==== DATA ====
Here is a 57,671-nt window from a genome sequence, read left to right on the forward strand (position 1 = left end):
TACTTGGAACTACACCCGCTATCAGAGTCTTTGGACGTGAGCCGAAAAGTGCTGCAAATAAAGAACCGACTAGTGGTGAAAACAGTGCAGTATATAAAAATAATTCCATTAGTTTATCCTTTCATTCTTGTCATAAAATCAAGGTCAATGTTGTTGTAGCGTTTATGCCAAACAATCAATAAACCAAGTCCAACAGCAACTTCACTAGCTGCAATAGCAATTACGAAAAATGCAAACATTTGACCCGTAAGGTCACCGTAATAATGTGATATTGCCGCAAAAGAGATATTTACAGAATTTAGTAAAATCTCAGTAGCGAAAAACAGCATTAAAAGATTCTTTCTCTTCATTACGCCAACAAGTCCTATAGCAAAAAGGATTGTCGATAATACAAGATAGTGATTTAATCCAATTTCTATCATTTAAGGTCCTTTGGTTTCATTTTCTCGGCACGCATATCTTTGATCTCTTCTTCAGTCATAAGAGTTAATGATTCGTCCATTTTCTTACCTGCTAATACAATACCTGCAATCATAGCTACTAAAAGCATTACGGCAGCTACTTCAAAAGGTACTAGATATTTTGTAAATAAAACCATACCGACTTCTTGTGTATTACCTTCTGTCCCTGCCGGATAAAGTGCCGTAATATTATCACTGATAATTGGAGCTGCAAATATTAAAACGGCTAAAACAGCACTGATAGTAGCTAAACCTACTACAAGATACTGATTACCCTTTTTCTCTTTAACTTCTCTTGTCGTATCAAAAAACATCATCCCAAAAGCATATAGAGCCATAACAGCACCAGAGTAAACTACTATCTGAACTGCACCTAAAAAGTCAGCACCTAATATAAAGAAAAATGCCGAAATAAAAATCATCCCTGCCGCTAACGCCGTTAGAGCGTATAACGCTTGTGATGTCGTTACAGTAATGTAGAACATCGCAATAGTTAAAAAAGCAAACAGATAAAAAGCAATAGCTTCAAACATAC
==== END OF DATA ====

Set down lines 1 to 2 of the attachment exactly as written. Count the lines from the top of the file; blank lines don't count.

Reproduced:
Here is a 57,671-nt window from a genome sequence, read left to right on the forward strand (position 1 = left end):
TACTTGGAACTACACCCGCTATCAGAGTCTTTGGACGTGAGCCGAAAAGTGCTGCAAATAAAGAACCGACTAGTGGTGAAAACAGTGCAGTATATAAAAATAATTCCATTAGTTTATCCTTTCATTCTTGTCATAAAATCAAGGTCAATGTTGTTGTAGCGTTTATGCCAAACAATCAATAAACCAAGTCCAACAGCAACTTCACTAGCTGCAATAGCAATTACGAAAAATGCAAACATTTGACCCGTAAGGTCACCGTAATAATGTGATATTGCCGCAAAAGAGATATTTACAGAATTTAGTAAAATCTCAGTAGCGAAAAACAGCATTAAAAGATTCTTTCTCTTCATTACGCCAACAAGTCCTATAGCAAAAAGGATTGTCGATAATACAAGATAGTGATTTAATCCAATTTCTATCATTTAAGGTCCTTTGGTTTCATTTTCTCGGCACGCATATCTTTGATCTCTTCTTCAGTCATAAGAGTTAATGATTCGTCCATTTTCTTACCTGCTAATACAATACCTGCAATCATAGCTACTAAAAGCATTACGGCAGCTACTTCAAAAGGTACTAGATATTTTGTAAATAAAACCATACCGACTTCTTGTGTATTACCTTCTGTCCCTGCCGGATAAAGTGCCGTAATATTATCACTGATAATTGGAGCTGCAAATATTAAAACGGCTAAAACAGCACTGATAGTAGCTAAACCTACTACAAGATACTGATTACCCTTTTTCTCTTTAACTTCTCTTGTCGTATCAAAAAACATCATCCCAAAAGCATATAGAGCCATAACAGCACCAGAGTAAACTACTATCTGAACTGCACCTAAAAAGTCAGCACCTAATATAAAGAAAAATGCCGAAATAAAAATCATCCCTGCCGCTAACGCCGTTAGAGCGTATAACGCTTGTGATGTCGTTACAGTAATGTAGAACATCGCAATAGTTAAAAAAGCAAACAGATAAAAAGCAATAGCTTCAAACATAC